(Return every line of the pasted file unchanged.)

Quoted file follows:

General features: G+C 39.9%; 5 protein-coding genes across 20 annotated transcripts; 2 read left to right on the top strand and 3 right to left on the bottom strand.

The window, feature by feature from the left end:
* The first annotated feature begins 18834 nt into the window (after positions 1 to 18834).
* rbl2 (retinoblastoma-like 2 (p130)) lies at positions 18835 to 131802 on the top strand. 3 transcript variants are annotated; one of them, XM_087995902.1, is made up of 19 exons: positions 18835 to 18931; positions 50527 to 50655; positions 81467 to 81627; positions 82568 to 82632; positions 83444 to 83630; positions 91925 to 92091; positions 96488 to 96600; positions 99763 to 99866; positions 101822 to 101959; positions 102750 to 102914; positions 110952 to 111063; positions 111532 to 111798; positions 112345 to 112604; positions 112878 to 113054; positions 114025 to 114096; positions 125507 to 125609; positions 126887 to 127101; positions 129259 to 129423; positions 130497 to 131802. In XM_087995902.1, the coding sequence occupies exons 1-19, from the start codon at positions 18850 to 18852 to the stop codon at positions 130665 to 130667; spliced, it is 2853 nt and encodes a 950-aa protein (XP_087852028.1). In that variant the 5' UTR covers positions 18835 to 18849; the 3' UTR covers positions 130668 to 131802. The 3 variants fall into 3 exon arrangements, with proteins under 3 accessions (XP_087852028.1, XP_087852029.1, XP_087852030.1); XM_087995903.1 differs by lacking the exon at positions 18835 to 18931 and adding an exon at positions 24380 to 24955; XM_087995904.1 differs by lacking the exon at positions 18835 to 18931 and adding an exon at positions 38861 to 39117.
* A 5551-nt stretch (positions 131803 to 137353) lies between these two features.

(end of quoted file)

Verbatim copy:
General features: G+C 39.9%; 5 protein-coding genes across 20 annotated transcripts; 2 read left to right on the top strand and 3 right to left on the bottom strand.

The window, feature by feature from the left end:
* The first annotated feature begins 18834 nt into the window (after positions 1 to 18834).
* rbl2 (retinoblastoma-like 2 (p130)) lies at positions 18835 to 131802 on the top strand. 3 transcript variants are annotated; one of them, XM_087995902.1, is made up of 19 exons: positions 18835 to 18931; positions 50527 to 50655; positions 81467 to 81627; positions 82568 to 82632; positions 83444 to 83630; positions 91925 to 92091; positions 96488 to 96600; positions 99763 to 99866; positions 101822 to 101959; positions 102750 to 102914; positions 110952 to 111063; positions 111532 to 111798; positions 112345 to 112604; positions 112878 to 113054; positions 114025 to 114096; positions 125507 to 125609; positions 126887 to 127101; positions 129259 to 129423; positions 130497 to 131802. In XM_087995902.1, the coding sequence occupies exons 1-19, from the start codon at positions 18850 to 18852 to the stop codon at positions 130665 to 130667; spliced, it is 2853 nt and encodes a 950-aa protein (XP_087852028.1). In that variant the 5' UTR covers positions 18835 to 18849; the 3' UTR covers positions 130668 to 131802. The 3 variants fall into 3 exon arrangements, with proteins under 3 accessions (XP_087852028.1, XP_087852029.1, XP_087852030.1); XM_087995903.1 differs by lacking the exon at positions 18835 to 18931 and adding an exon at positions 24380 to 24955; XM_087995904.1 differs by lacking the exon at positions 18835 to 18931 and adding an exon at positions 38861 to 39117.
* A 5551-nt stretch (positions 131803 to 137353) lies between these two features.